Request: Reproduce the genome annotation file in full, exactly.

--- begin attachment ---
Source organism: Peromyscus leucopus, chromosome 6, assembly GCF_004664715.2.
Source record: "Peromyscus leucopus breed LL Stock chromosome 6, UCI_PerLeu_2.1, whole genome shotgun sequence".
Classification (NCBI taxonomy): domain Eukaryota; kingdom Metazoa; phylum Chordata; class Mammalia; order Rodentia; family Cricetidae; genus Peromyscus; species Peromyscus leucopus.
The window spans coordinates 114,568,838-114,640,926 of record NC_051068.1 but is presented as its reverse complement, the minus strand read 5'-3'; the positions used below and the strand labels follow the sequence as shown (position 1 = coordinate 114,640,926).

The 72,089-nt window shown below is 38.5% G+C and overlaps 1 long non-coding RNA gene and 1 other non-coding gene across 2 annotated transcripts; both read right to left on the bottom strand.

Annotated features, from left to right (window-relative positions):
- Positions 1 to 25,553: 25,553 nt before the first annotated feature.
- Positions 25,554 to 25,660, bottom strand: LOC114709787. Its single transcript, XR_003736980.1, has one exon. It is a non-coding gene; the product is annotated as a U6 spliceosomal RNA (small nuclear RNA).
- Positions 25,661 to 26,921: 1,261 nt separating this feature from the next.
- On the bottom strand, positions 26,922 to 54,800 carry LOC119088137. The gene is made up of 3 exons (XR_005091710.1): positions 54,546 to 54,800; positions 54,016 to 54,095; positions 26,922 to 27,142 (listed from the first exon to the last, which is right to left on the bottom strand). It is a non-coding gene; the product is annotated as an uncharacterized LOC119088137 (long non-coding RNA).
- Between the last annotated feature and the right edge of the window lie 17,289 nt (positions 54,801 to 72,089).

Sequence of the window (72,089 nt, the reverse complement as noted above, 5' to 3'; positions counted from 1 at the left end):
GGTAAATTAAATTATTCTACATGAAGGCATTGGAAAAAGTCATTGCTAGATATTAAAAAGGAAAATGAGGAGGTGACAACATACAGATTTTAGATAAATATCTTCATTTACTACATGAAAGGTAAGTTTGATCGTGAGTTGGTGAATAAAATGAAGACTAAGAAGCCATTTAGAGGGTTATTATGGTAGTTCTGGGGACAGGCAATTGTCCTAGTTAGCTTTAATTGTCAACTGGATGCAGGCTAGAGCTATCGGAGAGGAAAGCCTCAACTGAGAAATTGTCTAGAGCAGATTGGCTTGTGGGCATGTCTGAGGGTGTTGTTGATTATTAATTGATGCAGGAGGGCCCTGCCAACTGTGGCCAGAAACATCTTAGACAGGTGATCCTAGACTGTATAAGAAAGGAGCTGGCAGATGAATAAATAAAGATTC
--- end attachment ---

Source organism: Peromyscus leucopus, chromosome 6, assembly GCF_004664715.2.
Source record: "Peromyscus leucopus breed LL Stock chromosome 6, UCI_PerLeu_2.1, whole genome shotgun sequence".
Classification (NCBI taxonomy): domain Eukaryota; kingdom Metazoa; phylum Chordata; class Mammalia; order Rodentia; family Cricetidae; genus Peromyscus; species Peromyscus leucopus.
The window spans coordinates 114,568,838-114,640,926 of record NC_051068.1 but is presented as its reverse complement, the minus strand read 5'-3'; the positions used below and the strand labels follow the sequence as shown (position 1 = coordinate 114,640,926).

The 72,089-nt window shown below is 38.5% G+C and overlaps 1 long non-coding RNA gene and 1 other non-coding gene across 2 annotated transcripts; both read right to left on the bottom strand.

Annotated features, from left to right (window-relative positions):
- Positions 1 to 25,553: 25,553 nt before the first annotated feature.
- Positions 25,554 to 25,660, bottom strand: LOC114709787. Its single transcript, XR_003736980.1, has one exon. It is a non-coding gene; the product is annotated as a U6 spliceosomal RNA (small nuclear RNA).
- Positions 25,661 to 26,921: 1,261 nt separating this feature from the next.
- On the bottom strand, positions 26,922 to 54,800 carry LOC119088137. The gene is made up of 3 exons (XR_005091710.1): positions 54,546 to 54,800; positions 54,016 to 54,095; positions 26,922 to 27,142 (listed from the first exon to the last, which is right to left on the bottom strand). It is a non-coding gene; the product is annotated as an uncharacterized LOC119088137 (long non-coding RNA).
- Between the last annotated feature and the right edge of the window lie 17,289 nt (positions 54,801 to 72,089).

Sequence of the window (72,089 nt, the reverse complement as noted above, 5' to 3'; positions counted from 1 at the left end):
GGTAAATTAAATTATTCTACATGAAGGCATTGGAAAAAGTCATTGCTAGATATTAAAAAGGAAAATGAGGAGGTGACAACATACAGATTTTAGATAAATATCTTCATTTACTACATGAAAGGTAAGTTTGATCGTGAGTTGGTGAATAAAATGAAGACTAAGAAGCCATTTAGAGGGTTATTATGGTAGTTCTGGGGACAGGCAATTGTCCTAGTTAGCTTTAATTGTCAACTGGATGCAGGCTAGAGCTATCGGAGAGGAAAGCCTCAACTGAGAAATTGTCTAGAGCAGATTGGCTTGTGGGCATGTCTGAGGGTGTTGTTGATTATTAATTGATGCAGGAGGGCCCTGCCAACTGTGGCCAGAAACATCTTAGACAGGTGATCCTAGACTGTATAAGAAAGGAGCTGGCAGATGAATAAATAAAGATTC